Aesthetics are political and representations of Africa deeply political. The cinematography of the film is important both to enhance the story and to tread the delicate balance of representing the lives and stories of the women we are working with and avoiding racial and gendered metaphors of ‘Africanness,’ orientalist narratives of ‘otherness,’ and cosmopolitan clichés that there is a universal category of woman that makes everyone just like us. Yikes! That is a lot of issues to fit in one sentence and a lot to think about when making a film. To tread this balance we need a talented cinematographer, someone who can make a film that is beautiful and difficult to watch, that captures the essence of the stories these women want to tell, and fundamentally does not do a Conrad/Bono/Economist that veers between binaries of afro-positive and afro-pessimist.
So lucky for us, we’ve found just the person who is not only massively talented but willing to work on an ambitious project full of aesthetic politics. This person is Craig Devine. Craig studied under Brian Tufano’s tutelage (if you know little about film and read this blog for the IR and HIV/AIDS content, he is like the Kim Hutchings/Peter Piot of the film world) at the National Film and Television School. He’s already won awards and is widely recognised as ‘one to watch’ among cinematographers. In sum, he’s a gem of talent that I am delighted to have working on the film.
Craig is full of ideas as to what the film will look like, he and Director Leanne have already set up a film watching group to discuss inspiration and ideas (I will be gatecrashing this like an unwanted parent), and my dropbox is heaving with guiding images that he adds. This makes me happy as I like to learn more about aesthetics and the visual style of the film: I have a clear sense of what the film should not look like but am excited to work with someone creative who has ideas about how to visualise some of my academic work and the stories of these women. This is really the best bit for me: seeing how written ideas will become visual.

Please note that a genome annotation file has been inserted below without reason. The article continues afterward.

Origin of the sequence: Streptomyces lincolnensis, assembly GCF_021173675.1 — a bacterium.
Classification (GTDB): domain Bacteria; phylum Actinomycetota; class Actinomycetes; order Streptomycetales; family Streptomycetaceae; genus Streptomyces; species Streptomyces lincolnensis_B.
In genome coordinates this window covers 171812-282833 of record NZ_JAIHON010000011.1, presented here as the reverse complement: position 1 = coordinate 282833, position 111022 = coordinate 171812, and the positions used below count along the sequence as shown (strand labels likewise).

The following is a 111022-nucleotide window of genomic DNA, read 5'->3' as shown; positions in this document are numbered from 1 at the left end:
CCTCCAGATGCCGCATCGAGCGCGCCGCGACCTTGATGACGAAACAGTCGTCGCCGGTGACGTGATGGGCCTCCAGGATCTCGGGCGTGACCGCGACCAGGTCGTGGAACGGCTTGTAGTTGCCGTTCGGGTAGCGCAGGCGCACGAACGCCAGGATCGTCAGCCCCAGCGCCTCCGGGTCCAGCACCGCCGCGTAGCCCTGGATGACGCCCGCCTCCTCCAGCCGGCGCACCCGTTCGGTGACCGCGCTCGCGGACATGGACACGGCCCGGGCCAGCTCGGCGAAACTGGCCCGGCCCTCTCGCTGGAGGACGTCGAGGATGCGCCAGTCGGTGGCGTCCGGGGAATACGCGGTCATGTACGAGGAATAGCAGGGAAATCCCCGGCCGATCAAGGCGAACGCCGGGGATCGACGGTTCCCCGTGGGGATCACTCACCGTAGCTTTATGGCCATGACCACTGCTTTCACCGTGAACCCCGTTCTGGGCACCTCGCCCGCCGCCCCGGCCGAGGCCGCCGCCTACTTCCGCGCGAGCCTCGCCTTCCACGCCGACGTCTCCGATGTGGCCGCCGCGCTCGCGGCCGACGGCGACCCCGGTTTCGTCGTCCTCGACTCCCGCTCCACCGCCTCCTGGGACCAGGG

I cannot stress how important the visual representations are to the film. Get this right and we remain true to the aims of what we wanted to do when making the film. Get this wrong and we fall into an exemplar of postcolonial critique (if unfamiliar with such critique check out the greatest hits of Stuart Hall, Achille Mbembe, Edward Said, VY Mudimbe, and er because we work together the decolonising IR great, Robbie Shilliam). I’m sympathetic to postcolonial studies and while open (ish) to criticism this is not the kind I want. I can’t say how the film will be perceived and received, however I can say that I am acutely mindful of such critiques when making it. From our meetings thus far, I know the film’s aesthetic is in safe hands with Craig.
To find out more about Craig and his work and watch some clips of what he’s done, check out his website www.craigdeandevine.com